In 2006, when my wife and I traveled to India to live and work, the one issue that kept grabbing our attention was northern India’s deep cultural preference for sons over daughters. The desire for sons can be so great, that some families, after having a girl or two, will abort female fetuses until they bear a son. The practice is called female feticide or sex selection.
In some ways this is a very old tale. Long before medical abortion became available, unwanted girls were killed after birth or not given enough food and medicine to survive. But modern technology has changed that. Ultrasound machines, which make it possible to determine the gender of a fetus, have spread from big city hospitals to small country clinics. Portable machines are taken to remote villages by motorcycle. As a consequence, infanticide has given way to feticide.
Despite a law banning sex selective abortion in force for a decade, as many as half a million female fetuses are aborted each year in India, according to a 2006 study in the British medical journal, The Lancet. Some believe those numbers are high, but it is clear there is an imbalance in the country’s population. A 2001 government census revealed that there were 795 women for every 1000 men in Punjab, India’s rural heartland. The numbers were no better in the posh neighborhoods of South Delhi.
The statistics are even more surprising for new births. In Punjab, we visited small farming villages where there were five girls for every ten boys between the ages of zero and six. My wife and I wanted to understand this lopsided ratio and why so many Indians prize sons over daughters so much so that they are willing to abort female pregnancies in hopes of having more sons.
Our travels took us across rural Punjab and much of New Delhi. Everywhere we went, we asked the question, why are sons so important? We sat with government officials, country doctors and city specialists. We took tea with rural midwives, health workers and college students. We met one woman rushing to the ultrasound clinic to discover if her five-month-old fetus was a boy or a girl. If it was a girl, she flatly told us, she would abort it.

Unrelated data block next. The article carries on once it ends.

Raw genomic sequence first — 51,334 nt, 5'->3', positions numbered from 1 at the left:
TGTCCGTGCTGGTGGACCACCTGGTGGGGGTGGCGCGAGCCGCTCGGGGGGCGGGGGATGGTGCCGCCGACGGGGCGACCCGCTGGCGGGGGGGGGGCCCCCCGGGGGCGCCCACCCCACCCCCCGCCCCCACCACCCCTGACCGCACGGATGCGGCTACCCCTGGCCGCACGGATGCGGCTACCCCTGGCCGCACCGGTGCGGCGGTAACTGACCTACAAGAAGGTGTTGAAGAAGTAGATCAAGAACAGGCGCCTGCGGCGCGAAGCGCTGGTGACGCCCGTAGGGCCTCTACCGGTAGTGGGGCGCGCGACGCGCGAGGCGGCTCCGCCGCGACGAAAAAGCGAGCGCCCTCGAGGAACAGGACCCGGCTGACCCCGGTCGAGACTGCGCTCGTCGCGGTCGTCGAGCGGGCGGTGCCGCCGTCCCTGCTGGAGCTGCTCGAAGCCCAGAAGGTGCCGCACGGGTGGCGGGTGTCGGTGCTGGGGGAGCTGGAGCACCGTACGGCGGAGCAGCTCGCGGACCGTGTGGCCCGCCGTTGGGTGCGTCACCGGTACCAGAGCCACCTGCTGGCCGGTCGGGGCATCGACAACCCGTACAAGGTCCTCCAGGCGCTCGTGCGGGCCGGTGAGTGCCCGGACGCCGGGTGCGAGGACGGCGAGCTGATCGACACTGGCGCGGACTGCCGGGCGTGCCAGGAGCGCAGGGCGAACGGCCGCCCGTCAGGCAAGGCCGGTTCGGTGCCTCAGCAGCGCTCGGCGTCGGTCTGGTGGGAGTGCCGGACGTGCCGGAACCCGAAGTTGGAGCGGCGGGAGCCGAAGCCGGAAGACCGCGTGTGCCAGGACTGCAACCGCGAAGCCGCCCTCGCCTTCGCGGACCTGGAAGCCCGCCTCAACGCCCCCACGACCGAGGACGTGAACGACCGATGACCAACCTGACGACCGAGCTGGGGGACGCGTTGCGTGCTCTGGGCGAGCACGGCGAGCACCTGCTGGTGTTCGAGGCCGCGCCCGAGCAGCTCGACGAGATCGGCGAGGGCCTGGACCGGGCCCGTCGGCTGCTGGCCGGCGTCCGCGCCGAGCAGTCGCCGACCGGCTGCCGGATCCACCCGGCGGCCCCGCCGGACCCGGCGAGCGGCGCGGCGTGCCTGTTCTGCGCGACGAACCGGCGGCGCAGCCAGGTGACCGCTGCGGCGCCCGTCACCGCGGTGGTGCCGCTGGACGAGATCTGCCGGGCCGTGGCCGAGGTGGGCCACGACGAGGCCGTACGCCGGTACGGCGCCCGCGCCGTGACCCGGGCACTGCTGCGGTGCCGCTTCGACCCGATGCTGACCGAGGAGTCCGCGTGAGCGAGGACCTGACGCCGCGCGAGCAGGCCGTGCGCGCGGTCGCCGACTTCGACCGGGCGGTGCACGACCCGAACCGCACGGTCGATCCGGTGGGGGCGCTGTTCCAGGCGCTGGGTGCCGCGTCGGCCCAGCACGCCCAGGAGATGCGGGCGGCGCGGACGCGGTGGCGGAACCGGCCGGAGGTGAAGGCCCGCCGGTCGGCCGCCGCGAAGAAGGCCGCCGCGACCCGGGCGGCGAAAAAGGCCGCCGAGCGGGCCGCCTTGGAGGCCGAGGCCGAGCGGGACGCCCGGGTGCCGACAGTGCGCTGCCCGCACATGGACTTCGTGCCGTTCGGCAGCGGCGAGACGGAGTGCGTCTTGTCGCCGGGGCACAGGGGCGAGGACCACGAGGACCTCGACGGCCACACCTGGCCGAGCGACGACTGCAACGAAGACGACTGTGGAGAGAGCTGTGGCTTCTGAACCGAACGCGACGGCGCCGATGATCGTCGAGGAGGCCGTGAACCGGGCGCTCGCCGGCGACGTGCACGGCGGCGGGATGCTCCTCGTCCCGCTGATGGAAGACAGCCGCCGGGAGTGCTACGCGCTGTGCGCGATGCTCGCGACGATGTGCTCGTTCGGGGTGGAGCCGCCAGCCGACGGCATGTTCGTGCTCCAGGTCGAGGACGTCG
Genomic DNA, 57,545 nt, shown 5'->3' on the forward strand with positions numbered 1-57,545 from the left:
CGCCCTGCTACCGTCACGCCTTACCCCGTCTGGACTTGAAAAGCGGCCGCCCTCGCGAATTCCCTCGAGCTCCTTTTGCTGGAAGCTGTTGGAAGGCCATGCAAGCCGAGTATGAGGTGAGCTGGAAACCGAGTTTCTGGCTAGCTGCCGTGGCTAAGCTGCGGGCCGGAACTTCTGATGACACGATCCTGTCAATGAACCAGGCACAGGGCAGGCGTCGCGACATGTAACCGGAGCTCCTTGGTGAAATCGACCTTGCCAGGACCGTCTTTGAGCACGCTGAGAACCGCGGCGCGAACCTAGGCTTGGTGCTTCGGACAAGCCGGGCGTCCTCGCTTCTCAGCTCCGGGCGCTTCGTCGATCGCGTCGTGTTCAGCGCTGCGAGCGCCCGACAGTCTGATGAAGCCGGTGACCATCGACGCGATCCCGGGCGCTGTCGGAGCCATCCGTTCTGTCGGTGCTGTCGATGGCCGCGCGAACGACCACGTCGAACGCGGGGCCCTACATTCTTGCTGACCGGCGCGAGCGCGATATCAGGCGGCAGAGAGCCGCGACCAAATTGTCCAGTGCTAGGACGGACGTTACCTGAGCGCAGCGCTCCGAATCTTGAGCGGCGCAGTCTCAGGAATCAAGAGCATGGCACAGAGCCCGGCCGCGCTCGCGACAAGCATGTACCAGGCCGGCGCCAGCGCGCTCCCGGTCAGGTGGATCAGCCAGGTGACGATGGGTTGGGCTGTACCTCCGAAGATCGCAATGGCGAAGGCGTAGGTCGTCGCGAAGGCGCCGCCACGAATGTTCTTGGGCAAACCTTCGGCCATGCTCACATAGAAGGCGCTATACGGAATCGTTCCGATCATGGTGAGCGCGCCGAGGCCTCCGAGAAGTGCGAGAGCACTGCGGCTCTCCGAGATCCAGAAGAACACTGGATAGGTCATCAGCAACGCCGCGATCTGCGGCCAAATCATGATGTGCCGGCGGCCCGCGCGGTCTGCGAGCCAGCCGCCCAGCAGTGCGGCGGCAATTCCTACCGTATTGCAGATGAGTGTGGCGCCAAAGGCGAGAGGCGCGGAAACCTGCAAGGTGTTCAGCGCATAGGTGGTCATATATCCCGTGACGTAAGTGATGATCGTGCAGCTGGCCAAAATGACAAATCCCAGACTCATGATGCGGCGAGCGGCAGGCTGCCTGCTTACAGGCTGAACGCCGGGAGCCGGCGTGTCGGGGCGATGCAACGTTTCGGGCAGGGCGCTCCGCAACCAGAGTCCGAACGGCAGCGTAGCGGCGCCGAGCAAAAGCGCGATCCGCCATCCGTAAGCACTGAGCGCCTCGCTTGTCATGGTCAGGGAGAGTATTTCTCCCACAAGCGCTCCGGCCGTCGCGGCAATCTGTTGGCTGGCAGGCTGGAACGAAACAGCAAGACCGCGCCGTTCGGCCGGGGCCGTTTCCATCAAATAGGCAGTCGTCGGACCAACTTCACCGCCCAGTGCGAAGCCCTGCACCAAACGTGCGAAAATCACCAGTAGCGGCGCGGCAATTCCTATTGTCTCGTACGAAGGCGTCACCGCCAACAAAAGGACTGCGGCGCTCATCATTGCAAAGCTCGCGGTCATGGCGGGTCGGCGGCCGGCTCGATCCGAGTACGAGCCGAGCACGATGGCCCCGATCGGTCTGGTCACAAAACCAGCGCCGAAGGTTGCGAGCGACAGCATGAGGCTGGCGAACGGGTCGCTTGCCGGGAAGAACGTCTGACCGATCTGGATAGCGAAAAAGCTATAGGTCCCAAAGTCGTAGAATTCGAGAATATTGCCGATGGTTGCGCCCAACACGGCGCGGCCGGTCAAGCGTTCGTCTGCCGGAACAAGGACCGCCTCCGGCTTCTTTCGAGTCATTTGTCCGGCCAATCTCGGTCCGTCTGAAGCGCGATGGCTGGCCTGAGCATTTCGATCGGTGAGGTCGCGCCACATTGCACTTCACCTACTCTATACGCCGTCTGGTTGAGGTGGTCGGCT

Almost everyone we met told us that female feticide was rampant, but not in their homes. The reasons given were varied: from needing a son to light a parent’s funeral pyre to hoping a male bread winner will care for his parents as they grow old and infirm. But one reason consistently stood out amongst the rest: dowry, the high price families must pay to marry off their daughters.
Dowry is illegal in India, but that law is almost universally ignored. For poor and middle class families, the resulting expenses can create crushing debts. For the wealthy, smaller families are becoming the norm. And many feel if they are only to have two or three children, they must have at least one son.
None of this is said in the open. In the past, newspapers and billboards advertised sex selective abortions. Today, the laws are tougher and the practice has gone underground. But it is clear from the numbers that it is far from going away and that India’s girls continue to go missing.
Neil Samson Katz